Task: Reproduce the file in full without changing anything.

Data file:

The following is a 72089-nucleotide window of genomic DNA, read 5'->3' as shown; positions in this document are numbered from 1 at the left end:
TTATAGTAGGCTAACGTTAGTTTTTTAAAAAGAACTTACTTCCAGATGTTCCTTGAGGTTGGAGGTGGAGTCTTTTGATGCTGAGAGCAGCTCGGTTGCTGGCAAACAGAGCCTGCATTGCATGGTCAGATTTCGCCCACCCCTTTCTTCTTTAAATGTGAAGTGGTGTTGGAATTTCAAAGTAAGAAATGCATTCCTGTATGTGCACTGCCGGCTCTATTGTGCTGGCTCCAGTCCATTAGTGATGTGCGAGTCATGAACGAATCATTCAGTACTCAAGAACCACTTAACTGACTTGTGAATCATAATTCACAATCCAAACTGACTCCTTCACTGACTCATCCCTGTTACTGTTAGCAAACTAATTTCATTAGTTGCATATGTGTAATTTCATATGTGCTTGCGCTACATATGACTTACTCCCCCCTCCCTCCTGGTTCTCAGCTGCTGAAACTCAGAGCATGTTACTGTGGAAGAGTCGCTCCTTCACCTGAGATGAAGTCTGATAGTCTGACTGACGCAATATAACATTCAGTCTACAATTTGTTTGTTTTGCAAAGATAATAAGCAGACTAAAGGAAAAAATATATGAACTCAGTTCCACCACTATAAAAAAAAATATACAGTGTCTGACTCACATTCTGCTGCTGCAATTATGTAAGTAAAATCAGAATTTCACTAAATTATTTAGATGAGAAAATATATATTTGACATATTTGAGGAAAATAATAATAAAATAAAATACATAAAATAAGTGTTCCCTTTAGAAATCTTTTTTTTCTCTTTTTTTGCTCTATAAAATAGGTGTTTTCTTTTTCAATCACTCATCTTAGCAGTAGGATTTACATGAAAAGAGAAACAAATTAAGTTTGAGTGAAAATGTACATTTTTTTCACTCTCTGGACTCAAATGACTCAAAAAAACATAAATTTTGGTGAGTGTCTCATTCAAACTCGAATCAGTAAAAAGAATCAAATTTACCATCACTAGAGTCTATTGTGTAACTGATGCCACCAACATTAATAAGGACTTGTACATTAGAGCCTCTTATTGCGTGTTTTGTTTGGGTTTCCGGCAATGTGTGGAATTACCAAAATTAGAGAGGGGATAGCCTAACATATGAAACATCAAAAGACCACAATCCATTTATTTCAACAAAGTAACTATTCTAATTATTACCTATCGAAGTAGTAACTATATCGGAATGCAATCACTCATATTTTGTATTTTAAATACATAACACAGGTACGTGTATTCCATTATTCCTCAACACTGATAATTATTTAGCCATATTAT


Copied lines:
The following is a 72089-nucleotide window of genomic DNA, read 5'->3' as shown; positions in this document are numbered from 1 at the left end:
TTATAGTAGGCTAACGTTAGTTTTTTAAAAAGAACTTACTTCCAGATGTTCCTTGAGGTTGGAGGTGGAGTCTTTTGATGCTGAGAGCAGCTCGGTTGCTGGCAAACAGAGCCTGCATTGCATGGTCAGATTTCGCCCACCCCTTTCTTCTTTAAATGTGAAGTGGTGTTGGAATTTCAAAGTAAGAAATGCATTCCTGTATGTGCACTGCCGGCTCTATTGTGCTGGCTCCAGTCCATTAGTGATGTGCGAGTCATGAACGAATCATTCAGTACTCAAGAACCACTTAACTGACTTGTGAATCATAATTCACAATCCAAACTGACTCCTTCACTGACTCATCCCTGTTACTGTTAGCAAACTAATTTCATTAGTTGCATATGTGTAATTTCATATGTGCTTGCGCTACATATGACTTACTCCCCCCTCCCTCCTGGTTCTCAGCTGCTGAAACTCAGAGCATGTTACTGTGGAAGAGTCGCTCCTTCACCTGAGATGAAGTCTGATAGTCTGACTGACGCAATATAACATTCAGTCTACAATTTGTTTGTTTTGCAAAGATAATAAGCAGACTAAAGGAAAAAATATATGAACTCAGTTCCACCACTATAAAAAAAAATATACAGTGTCTGACTCACATTCTGCTGCTGCAATTATGTAAGTAAAATCAGAATTTCACTAAATTATTTAGATGAGAAAATATATATTTGACATATTTGAGGAAAATAATAATAAAATAAAATACATAAAATAAGTGTTCCCTTTAGAAATCTTTTTTTTCTCTTTTTTTGCTCTATAAAATAGGTGTTTTCTTTTTCAATCACTCATCTTAGCAGTAGGATTTACATGAAAAGAGAAACAAATTAAGTTTGAGTGAAAATGTACATTTTTTTCACTCTCTGGACTCAAATGACTCAAAAAAACATAAATTTTGGTGAGTGTCTCATTCAAACTCGAATCAGTAAAAAGAATCAAATTTACCATCACTAGAGTCTATTGTGTAACTGATGCCACCAACATTAATAAGGACTTGTACATTAGAGCCTCTTATTGCGTGTTTTGTTTGGGTTTCCGGCAATGTGTGGAATTACCAAAATTAGAGAGGGGATAGCCTAACATATGAAACATCAAAAGACCACAATCCATTTATTTCAACAAAGTAACTATTCTAATTATTACCTATCGAAGTAGTAACTATATCGGAATGCAATCACTCATATTTTGTATTTTAAATACATAACACAGGTACGTGTATTCCATTATTCCTCAACACTGATAATTATTTAGCCATATTAT